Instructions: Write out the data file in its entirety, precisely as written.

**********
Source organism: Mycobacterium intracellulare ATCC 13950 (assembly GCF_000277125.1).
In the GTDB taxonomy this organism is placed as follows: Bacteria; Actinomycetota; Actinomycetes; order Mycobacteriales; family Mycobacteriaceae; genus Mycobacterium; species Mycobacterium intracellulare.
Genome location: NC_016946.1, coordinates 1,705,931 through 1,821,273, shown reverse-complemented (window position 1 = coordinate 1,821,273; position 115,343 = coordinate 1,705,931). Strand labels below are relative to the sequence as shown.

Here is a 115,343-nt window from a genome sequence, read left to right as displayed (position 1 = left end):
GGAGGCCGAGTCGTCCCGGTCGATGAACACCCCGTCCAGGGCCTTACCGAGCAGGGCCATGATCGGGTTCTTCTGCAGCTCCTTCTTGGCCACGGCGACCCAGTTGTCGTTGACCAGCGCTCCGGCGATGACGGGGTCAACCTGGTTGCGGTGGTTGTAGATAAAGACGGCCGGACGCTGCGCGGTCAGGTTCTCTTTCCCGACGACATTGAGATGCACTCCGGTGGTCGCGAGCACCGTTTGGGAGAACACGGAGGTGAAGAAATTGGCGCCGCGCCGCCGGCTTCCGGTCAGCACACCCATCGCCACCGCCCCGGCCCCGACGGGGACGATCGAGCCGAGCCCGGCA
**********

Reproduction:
Source organism: Mycobacterium intracellulare ATCC 13950 (assembly GCF_000277125.1).
In the GTDB taxonomy this organism is placed as follows: Bacteria; Actinomycetota; Actinomycetes; order Mycobacteriales; family Mycobacteriaceae; genus Mycobacterium; species Mycobacterium intracellulare.
Genome location: NC_016946.1, coordinates 1,705,931 through 1,821,273, shown reverse-complemented (window position 1 = coordinate 1,821,273; position 115,343 = coordinate 1,705,931). Strand labels below are relative to the sequence as shown.

Here is a 115,343-nt window from a genome sequence, read left to right as displayed (position 1 = left end):
GGAGGCCGAGTCGTCCCGGTCGATGAACACCCCGTCCAGGGCCTTACCGAGCAGGGCCATGATCGGGTTCTTCTGCAGCTCCTTCTTGGCCACGGCGACCCAGTTGTCGTTGACCAGCGCTCCGGCGATGACGGGGTCAACCTGGTTGCGGTGGTTGTAGATAAAGACGGCCGGACGCTGCGCGGTCAGGTTCTCTTTCCCGACGACATTGAGATGCACTCCGGTGGTCGCGAGCACCGTTTGGGAGAACACGGAGGTGAAGAAATTGGCGCCGCGCCGCCGGCTTCCGGTCAGCACACCCATCGCCACCGCCCCGGCCCCGACGGGGACGATCGAGCCGAGCCCGGCA